The island of Sicily is surrounded by smaller islands off its shores, most of which are volcanic and many of which form groups. The island of Ustica sits off Sicily’s northern coast, and while it is volcanic in origin it sits by itself away from other nearby islands of the Aeolian archipelago.
Ustica is roughly 35 miles off the coast from Palermo, and is sometimes known as “The Black Pearl” because of its black volcanic rocks. The volcanic nature of the island makes it an excellent spot for diving - the International Festival of Underwater Activities is held here annually, there are a few grottoes you can reach by boat for snorkeling, and there are several diving schools and diving tour companies on the island.
The island of Ustica was designated a marine reserve in 1986, making it Italy’s first marine reserve, so there’s a long history of this being a great getaway from Palermo for anyone who wants to explore the sea. But underwater activities aren’t the only activities on Ustica.
Excavations on the island of Ustica in the 1980s have revealed evidence of settlements dating from the 14th century B.C.E. - you can visit the site at Faraglioni to see the remains of a village that once had more than 300 homes. The ruins of a Bourbon castle sit over the main town, along with a cave in which people lived during the 3rd century B.C.E. and a 5th century B.C.E. necropolis. Ustica was used as a penal colony until the 1950s.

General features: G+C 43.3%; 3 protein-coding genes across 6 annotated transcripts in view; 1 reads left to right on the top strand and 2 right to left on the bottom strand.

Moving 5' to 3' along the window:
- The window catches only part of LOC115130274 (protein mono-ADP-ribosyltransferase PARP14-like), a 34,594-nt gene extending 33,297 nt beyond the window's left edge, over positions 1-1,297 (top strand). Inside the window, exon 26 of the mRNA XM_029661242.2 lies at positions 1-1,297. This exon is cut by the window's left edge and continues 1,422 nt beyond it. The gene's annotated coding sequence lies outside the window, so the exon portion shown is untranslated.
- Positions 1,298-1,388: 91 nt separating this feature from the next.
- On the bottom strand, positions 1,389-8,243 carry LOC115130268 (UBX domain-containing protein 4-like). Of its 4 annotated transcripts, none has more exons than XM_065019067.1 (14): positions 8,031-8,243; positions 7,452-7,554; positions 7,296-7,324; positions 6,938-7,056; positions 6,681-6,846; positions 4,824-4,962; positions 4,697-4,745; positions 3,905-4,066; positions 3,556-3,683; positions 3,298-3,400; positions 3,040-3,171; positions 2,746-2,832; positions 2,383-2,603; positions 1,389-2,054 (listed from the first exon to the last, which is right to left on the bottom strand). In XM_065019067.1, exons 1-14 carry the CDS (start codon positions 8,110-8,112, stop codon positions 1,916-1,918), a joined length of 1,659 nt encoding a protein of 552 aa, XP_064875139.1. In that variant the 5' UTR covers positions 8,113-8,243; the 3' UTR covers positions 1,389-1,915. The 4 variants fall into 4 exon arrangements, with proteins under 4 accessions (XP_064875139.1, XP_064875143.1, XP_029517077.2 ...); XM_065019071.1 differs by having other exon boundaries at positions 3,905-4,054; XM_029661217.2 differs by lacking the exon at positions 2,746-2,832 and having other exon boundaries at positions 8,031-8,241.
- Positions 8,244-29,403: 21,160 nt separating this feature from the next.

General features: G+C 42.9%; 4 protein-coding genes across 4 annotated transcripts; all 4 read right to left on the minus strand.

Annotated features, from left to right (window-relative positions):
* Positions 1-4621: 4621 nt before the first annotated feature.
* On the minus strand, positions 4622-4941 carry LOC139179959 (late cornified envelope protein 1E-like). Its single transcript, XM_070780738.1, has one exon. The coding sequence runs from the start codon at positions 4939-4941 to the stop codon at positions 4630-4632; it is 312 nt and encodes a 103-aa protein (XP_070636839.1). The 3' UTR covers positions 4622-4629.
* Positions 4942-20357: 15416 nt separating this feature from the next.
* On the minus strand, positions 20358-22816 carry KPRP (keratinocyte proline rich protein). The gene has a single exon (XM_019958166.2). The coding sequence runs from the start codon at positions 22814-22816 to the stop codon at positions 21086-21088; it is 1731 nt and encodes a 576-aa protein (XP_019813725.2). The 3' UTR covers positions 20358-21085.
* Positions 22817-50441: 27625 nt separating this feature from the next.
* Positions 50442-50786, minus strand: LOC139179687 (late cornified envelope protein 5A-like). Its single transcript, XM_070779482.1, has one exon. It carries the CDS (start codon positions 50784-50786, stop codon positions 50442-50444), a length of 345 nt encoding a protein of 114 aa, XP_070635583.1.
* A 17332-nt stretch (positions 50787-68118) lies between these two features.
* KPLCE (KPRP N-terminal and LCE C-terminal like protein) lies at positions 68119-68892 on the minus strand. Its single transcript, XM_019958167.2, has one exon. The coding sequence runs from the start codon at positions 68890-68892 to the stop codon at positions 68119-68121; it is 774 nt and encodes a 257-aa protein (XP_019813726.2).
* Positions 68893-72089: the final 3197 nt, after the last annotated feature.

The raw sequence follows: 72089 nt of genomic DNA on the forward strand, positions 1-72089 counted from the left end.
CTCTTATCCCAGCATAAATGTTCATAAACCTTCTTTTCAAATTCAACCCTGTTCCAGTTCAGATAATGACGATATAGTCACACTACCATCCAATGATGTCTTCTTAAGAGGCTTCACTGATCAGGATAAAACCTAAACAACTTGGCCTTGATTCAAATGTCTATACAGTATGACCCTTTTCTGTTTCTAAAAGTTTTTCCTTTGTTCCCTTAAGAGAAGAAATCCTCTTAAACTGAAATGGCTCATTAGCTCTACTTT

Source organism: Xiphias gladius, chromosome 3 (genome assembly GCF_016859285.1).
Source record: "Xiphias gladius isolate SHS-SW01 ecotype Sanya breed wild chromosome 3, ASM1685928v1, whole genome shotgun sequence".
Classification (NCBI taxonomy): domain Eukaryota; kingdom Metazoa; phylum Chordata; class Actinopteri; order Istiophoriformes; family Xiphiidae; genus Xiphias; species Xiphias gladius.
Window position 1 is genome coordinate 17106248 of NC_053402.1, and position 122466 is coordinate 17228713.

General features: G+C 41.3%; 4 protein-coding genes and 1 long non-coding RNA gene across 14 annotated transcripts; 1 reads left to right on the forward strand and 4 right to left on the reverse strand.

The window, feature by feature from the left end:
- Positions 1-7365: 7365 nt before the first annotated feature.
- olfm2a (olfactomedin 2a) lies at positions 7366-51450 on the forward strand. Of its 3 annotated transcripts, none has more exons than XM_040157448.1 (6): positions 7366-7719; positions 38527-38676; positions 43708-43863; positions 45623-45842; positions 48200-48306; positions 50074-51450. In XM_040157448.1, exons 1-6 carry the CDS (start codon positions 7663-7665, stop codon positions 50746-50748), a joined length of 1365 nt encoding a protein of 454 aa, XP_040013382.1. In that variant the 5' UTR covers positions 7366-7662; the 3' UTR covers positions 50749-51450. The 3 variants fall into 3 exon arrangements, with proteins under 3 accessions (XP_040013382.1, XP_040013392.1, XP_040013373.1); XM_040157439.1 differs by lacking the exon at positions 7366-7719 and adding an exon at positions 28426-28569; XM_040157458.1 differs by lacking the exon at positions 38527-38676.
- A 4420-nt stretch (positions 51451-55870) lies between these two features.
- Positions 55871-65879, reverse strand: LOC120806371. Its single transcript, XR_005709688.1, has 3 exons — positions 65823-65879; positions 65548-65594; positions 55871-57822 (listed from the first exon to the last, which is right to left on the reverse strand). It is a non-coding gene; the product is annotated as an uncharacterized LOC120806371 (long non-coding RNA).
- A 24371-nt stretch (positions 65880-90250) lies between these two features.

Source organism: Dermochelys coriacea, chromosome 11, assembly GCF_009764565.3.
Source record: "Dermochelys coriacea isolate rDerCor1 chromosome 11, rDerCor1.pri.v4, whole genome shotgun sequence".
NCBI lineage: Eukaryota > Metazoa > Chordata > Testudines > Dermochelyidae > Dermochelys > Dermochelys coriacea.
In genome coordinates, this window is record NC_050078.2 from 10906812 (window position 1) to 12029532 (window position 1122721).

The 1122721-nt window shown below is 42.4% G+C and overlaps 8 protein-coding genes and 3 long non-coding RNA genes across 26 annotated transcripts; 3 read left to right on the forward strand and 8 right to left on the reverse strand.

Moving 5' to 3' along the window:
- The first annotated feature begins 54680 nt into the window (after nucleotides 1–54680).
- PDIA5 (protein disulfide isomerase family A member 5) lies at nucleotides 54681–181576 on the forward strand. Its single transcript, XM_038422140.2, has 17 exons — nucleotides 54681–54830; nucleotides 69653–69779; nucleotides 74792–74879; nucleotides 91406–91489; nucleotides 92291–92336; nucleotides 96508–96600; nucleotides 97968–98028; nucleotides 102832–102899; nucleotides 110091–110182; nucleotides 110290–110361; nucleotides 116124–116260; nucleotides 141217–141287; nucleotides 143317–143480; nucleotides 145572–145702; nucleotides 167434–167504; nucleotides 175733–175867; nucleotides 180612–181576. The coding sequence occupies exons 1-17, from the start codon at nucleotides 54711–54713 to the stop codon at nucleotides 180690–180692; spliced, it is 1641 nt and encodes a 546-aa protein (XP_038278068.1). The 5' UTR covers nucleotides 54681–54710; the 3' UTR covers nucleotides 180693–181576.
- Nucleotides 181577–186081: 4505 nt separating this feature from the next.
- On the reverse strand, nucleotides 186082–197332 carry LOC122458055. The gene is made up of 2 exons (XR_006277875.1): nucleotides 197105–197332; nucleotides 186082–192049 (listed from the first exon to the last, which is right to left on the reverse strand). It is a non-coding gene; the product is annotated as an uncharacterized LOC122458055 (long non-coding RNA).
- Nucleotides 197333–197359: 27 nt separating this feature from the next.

The island’s main town - also called Ustica - makes a good base and is worth exploring on its own. Many buildings are decorated with distinctive murals, including landscapes and trompe l’oeil scenes, and the town’s archaeological museum houses many of the historic artifacts removed from the Faraglioni excavation site.
Ustica is a very small island, so unless you’re keen on diving for days you can probably do everything you’d like to do in a leisurely overnight trip from Palermo.